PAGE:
Anand has helped us in getting the web cam and the necessary software installed in my laptop. Today perhaps we are connected in best possible manner. Every week more than once we can talk and see each other on real time basis with help of the web camera. With Skype, the picture quality is better than what we used get through Yahoo. Perhaps with a better speed of broadband Internet, it will further improve.
Shannon and Yamuna have the language as the hurdle to communicate all that they wish to share with each other as mother (-in-law) and daughter. Both Shannon as Yamuna have attempted to learn the language of each other, but couldn’t take it to the point of success. It is really difficult task. One can learn it easily in childhood, but it is very difficult at advanced stage of life with no great fear of certain loss or incentive great enough to put in the right effort of endeavour. Few days ago NDTV Imagine announced a new serial ‘Angrezi mein kahate hain’ to teach English. It started on March 24. We missed the first session, but Yamuna remain awake to watch it at 11PM on that night. It is a nice programme, if followed religiously with self -practicing session. However, she has failed to continue doing that.
However, perhaps very soon technology will find the answer. I was going through the latest issue of ‘India Today’ and came across what Sunil Mittal informed the audience at the ‘India Today conclave 2008’ on technological breakthroughs for better connectivity through voice recognition.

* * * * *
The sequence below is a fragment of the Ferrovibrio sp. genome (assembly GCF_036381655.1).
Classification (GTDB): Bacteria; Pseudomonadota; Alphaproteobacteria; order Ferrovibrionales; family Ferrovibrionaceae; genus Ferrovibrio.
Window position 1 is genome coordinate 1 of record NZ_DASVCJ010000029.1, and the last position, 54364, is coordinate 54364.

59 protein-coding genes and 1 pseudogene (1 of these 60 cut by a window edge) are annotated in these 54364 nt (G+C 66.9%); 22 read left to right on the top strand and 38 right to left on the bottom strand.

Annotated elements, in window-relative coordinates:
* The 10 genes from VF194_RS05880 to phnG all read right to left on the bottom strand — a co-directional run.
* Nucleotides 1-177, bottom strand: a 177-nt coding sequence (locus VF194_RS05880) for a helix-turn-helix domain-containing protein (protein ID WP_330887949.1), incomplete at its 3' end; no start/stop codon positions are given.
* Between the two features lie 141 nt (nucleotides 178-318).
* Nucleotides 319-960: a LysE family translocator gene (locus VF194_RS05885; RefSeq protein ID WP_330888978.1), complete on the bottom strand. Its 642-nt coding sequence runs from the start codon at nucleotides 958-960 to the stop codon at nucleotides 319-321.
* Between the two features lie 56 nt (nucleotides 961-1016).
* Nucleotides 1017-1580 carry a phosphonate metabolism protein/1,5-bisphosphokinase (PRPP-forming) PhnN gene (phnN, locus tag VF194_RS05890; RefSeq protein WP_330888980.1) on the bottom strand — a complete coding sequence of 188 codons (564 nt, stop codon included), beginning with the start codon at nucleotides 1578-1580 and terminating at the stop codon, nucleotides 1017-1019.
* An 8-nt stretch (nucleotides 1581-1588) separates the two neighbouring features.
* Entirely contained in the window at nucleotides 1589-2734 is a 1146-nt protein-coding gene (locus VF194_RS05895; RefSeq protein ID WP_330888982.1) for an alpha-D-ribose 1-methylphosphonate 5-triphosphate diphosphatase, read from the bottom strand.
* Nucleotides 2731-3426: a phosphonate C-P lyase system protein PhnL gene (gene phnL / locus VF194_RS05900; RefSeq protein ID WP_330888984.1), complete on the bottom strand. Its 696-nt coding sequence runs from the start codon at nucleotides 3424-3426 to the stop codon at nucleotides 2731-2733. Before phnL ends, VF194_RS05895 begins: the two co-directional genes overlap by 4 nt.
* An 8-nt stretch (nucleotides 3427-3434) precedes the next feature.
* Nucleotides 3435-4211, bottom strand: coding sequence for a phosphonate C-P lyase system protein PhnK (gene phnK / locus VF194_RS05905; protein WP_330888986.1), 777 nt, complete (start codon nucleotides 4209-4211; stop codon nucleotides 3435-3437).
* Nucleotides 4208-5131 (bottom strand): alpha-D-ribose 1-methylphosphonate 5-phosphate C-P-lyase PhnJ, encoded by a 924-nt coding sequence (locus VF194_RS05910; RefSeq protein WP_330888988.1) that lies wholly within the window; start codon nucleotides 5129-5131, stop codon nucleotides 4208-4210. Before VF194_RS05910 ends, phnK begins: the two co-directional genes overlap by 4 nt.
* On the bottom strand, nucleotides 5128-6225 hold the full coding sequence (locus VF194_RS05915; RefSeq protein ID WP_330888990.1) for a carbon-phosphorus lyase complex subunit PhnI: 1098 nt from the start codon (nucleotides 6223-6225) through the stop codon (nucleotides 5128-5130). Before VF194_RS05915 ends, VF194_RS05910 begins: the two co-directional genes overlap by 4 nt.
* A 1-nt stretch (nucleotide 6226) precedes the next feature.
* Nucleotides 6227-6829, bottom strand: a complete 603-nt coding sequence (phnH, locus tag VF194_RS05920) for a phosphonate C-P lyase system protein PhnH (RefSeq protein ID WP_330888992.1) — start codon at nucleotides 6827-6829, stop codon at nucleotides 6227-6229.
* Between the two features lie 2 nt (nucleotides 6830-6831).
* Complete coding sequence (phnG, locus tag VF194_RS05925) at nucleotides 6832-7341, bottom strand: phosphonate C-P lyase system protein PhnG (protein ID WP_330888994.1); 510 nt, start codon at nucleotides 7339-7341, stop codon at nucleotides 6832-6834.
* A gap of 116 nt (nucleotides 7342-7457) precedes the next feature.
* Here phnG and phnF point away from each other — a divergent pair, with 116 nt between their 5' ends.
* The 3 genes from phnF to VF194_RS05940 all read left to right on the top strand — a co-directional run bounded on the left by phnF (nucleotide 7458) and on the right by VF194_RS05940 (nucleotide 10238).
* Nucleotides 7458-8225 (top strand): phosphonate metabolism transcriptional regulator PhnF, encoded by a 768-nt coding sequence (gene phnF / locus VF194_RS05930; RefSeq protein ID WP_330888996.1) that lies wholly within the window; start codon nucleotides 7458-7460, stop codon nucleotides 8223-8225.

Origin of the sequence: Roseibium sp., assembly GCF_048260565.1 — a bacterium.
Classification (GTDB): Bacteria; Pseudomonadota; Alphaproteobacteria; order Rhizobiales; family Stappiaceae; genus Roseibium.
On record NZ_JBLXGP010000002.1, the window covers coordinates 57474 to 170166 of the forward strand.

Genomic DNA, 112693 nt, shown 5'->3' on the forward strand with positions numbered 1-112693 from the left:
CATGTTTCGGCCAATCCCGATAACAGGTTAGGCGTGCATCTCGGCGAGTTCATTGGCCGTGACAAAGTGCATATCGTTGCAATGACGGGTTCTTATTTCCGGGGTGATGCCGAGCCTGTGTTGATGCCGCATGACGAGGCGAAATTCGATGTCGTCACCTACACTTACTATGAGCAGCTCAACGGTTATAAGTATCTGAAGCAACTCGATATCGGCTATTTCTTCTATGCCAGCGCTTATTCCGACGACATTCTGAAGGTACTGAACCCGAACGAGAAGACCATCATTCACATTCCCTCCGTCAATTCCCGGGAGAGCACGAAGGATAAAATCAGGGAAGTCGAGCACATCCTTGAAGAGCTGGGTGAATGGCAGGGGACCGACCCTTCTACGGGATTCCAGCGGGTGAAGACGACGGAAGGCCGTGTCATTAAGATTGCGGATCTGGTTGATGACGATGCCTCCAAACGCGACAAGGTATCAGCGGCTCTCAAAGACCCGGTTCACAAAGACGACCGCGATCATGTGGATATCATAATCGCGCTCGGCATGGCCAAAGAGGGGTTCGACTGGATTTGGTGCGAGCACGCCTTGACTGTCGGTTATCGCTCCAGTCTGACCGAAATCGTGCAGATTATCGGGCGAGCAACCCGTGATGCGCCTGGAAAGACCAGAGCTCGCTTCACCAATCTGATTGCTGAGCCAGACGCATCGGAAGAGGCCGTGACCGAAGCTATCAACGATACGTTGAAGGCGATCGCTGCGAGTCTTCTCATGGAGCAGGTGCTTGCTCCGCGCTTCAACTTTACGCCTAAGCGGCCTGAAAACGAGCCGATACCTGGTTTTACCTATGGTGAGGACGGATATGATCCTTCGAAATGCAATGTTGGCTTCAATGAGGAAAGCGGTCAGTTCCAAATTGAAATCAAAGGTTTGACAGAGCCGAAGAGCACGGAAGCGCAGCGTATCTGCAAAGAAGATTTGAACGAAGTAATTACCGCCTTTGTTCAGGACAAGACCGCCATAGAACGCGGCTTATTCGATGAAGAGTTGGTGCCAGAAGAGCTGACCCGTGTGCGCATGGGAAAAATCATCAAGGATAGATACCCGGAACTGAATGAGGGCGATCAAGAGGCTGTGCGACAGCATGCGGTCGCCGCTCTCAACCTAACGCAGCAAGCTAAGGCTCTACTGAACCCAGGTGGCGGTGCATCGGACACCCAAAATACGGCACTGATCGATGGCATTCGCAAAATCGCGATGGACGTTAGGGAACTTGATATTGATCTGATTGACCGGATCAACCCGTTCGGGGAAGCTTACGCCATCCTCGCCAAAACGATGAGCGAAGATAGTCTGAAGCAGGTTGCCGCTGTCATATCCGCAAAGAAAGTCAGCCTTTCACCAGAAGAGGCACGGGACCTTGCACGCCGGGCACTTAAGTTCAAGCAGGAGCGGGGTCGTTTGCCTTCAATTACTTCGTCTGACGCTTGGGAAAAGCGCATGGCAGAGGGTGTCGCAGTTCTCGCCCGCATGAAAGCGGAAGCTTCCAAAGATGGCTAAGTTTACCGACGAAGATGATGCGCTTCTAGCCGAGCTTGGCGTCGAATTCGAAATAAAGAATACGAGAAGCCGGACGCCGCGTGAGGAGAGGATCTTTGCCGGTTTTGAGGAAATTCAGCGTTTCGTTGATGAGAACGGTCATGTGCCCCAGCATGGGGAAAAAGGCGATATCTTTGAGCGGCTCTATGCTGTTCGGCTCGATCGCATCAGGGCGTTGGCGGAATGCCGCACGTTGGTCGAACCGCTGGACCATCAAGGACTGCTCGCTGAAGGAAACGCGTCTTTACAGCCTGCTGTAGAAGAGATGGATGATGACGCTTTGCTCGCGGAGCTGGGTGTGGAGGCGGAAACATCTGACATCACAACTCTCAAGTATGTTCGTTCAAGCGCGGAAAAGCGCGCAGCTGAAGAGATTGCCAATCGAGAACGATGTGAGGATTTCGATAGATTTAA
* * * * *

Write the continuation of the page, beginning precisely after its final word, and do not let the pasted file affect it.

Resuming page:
“Speech recognition is becoming very good. Today, the American troops in Iraq are constantly conversing with their local Iraqi counterparts. Online real time, he speaks in Iraqi, he speaks back in English, this is happening now. Give it two to three years, a Chinese will converse with anybody in India and he will blabber in Hindi, you will get a response from him back in Hindi although he will be speaking in Chinese.”
A lot of work is going on voice recognition that will make the life of the business executive from all corners of world easy and efficient. I still remember the arduous irritating translating sessions when dealing with Japanese. I am sure, if once the ‘voice recognition’ software is available commercially; we shall have it loaded at both ends. Shannon then will be able too conveniently converse with Yamuna. She could get the tips on cooking and other religious rituals. However, perhaps it will still be difficult for Shannon to appreciate the dialects such as those in Bhojpuri songs and sayings that Yamuna is best at.
Perhaps it will be this technology of voice recognition that will integrate the world. One can with any one with one to one basis with no translator required.